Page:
The Greatest Show on Earth gets off to a flier – London 2012 Olympics Opening Ceremony

And so to the Games of the XXX Olympiad – London 2012. The self-styled ‘Greatest Show on Earth’ was declared open by Her Majesty Queen Elizabeth the Second following a spectacular opening ceremony culminating in a fireworks display.

Having been shrouded in secrecy prior to the opening night, there had been much debate and rumour as to the nature of the ceremony, and in particular who would be lighting the cauldron. Danny Boyle, a local resident to Olympic Park and perhaps more famous for his movies including blockbusters such as Slumdog Millionaire, was tasked as artistic director of the opening ceremony. His previous experience as a theatre director was probably more relevant and useful to his role in shaping the vision for the ceremony, and this was conducted with a British flavour and sense of humour.

 

Watched by billions of people around the World, the so-called ‘Isles of Wonder’ ceremony was a triumph. Particular highlights for me included the forging of the Olympic rings during the Industrial Revolution sequence,  the dancing doctors and nurses section highlighting the important role of the NHS and the work of the World-famous pediatric hospital Great Ormond Street, Mr Bean and the ‘Chariots of Fire,’ a skydiving James Bond and ‘Her Majesty the Queen,’ the historical walk through Britain’s music, and a quite beautiful sequence of the lighting of the Olympic cauldron which was performed by seven young future Olympic hopefuls – each sponsored by a British Olympic medalist. The cauldren itself was made up of 204 copper petals representing the number of competing Nations in the Games.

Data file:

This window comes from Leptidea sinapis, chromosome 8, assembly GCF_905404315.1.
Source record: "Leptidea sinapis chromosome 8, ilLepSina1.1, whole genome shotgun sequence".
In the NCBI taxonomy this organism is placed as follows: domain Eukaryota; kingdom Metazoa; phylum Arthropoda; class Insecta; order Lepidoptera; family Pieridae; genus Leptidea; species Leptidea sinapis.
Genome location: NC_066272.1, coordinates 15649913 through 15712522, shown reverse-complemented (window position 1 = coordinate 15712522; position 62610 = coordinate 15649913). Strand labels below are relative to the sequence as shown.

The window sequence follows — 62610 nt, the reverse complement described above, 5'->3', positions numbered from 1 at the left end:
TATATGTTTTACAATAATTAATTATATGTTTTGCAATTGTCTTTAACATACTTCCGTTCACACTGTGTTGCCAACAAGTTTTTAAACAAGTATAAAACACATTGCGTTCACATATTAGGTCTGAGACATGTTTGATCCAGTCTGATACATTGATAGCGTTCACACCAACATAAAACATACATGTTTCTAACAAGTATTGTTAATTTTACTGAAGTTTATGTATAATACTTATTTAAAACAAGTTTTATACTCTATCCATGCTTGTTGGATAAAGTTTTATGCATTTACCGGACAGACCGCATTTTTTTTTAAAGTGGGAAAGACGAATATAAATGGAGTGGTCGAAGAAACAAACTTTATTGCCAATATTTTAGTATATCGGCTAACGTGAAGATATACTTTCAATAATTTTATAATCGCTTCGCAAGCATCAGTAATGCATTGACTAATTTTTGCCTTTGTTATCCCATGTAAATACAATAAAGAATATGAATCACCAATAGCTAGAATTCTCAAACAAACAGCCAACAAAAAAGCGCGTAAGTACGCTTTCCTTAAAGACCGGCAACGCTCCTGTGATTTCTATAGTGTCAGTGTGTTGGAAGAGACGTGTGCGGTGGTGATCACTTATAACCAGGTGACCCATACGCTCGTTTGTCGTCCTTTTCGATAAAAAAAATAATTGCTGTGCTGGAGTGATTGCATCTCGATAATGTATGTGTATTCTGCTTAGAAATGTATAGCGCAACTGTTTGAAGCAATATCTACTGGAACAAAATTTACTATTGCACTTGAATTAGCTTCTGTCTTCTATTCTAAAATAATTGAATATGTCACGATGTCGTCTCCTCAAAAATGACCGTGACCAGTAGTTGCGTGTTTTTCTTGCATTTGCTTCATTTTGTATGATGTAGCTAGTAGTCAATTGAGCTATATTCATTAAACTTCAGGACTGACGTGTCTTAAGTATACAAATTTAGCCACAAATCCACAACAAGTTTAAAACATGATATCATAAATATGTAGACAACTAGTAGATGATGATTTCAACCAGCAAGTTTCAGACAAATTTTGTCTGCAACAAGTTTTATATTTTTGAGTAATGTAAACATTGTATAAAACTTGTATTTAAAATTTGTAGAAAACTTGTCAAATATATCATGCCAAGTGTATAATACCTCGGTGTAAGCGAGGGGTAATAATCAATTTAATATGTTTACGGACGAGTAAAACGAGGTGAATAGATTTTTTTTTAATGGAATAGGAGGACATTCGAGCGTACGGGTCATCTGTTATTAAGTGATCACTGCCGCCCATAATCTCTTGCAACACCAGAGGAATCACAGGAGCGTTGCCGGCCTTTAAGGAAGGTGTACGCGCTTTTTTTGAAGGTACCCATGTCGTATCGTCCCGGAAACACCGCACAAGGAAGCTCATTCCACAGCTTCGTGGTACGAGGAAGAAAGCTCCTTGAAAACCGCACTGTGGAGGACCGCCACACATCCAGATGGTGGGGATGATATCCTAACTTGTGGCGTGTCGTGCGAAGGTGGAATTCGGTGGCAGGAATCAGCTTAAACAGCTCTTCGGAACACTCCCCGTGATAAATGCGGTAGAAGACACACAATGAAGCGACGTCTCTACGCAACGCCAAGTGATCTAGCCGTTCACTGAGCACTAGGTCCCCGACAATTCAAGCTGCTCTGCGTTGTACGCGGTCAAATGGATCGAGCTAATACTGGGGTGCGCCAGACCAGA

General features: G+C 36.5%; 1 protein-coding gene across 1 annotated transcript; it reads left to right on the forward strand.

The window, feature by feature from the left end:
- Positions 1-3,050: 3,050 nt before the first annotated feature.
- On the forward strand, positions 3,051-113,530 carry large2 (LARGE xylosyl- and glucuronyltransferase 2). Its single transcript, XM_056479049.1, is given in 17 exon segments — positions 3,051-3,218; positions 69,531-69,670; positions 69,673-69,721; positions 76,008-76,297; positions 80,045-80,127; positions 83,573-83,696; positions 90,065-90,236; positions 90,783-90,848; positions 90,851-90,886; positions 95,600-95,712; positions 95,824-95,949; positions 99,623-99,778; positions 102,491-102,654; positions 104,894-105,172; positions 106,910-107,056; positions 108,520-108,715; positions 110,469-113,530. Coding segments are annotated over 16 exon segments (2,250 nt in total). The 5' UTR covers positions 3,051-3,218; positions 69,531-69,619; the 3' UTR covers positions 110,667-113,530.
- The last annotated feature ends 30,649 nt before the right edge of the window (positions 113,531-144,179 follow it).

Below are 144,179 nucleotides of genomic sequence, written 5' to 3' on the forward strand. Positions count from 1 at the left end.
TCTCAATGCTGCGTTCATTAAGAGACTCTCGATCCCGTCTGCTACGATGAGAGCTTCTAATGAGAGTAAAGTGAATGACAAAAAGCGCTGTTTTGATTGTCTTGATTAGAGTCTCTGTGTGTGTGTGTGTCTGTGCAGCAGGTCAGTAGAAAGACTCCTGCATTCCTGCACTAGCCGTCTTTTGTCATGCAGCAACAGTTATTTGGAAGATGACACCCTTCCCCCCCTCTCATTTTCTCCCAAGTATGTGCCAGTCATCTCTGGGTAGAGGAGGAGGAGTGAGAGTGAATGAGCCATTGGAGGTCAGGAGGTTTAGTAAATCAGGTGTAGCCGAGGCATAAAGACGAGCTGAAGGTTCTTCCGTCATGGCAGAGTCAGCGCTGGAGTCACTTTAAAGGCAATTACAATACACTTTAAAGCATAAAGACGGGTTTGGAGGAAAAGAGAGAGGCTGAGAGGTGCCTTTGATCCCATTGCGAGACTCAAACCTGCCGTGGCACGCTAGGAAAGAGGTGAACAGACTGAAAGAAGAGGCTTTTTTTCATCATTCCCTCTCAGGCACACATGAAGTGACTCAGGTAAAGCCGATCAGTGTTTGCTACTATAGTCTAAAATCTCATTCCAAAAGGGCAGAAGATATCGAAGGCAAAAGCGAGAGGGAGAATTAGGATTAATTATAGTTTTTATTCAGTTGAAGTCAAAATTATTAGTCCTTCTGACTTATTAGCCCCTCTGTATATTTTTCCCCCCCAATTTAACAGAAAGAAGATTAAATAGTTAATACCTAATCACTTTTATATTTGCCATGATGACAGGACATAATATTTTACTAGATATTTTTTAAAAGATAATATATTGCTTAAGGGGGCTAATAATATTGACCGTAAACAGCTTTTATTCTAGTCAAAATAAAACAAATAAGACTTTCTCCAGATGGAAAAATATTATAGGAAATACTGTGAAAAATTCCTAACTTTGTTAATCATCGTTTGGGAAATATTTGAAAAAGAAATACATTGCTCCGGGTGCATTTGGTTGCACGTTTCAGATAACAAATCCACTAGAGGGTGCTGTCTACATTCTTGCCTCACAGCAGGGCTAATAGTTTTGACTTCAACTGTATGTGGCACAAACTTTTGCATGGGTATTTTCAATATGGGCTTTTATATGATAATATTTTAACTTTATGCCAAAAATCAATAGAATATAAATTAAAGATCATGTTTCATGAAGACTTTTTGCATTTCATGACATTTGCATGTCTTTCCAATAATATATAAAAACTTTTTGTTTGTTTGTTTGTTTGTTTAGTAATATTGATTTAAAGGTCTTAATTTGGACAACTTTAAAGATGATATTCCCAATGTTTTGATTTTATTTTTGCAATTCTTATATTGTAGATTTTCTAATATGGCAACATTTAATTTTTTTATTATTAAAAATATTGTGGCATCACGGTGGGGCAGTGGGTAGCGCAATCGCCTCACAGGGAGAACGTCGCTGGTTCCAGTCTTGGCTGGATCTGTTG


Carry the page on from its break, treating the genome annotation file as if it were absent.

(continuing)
The vast majority of the performers during the Ceremony were Games Maker volunteers, and the diversity of representation made the overall performance very special, as this truly was an inspired welcome from the British people to the World.

Now the serious business of the Games themselves begins. There have already been some powerful performances, including a World record for Kiwi rowing men’s pair Hamish Bond and Eric Murray who demolished the previous World’s best time held by Great Britain rowers Matthew Pinsent and James Cracknell by almost 6 seconds – a huge margin in this event.

On a sadder note, the first doping offences of the Games have already led to withdrawals for two athletes. World indoor High Jump Champion, Dimitris Chondrokoukis, one of Greece’s top hopes for an athletics medal, tested positive for stanozolol. Although he denies ever taking this substance, he withdrew himself from the team. In addition, Hungary’s 2004 Olympic silver medallist Zoltan Kovago refused to take an out-of-competition test. Kovago becomes the second Hungarian discus thrower this year to commit a doping offence, following the news of Robert Fazekas testing positive.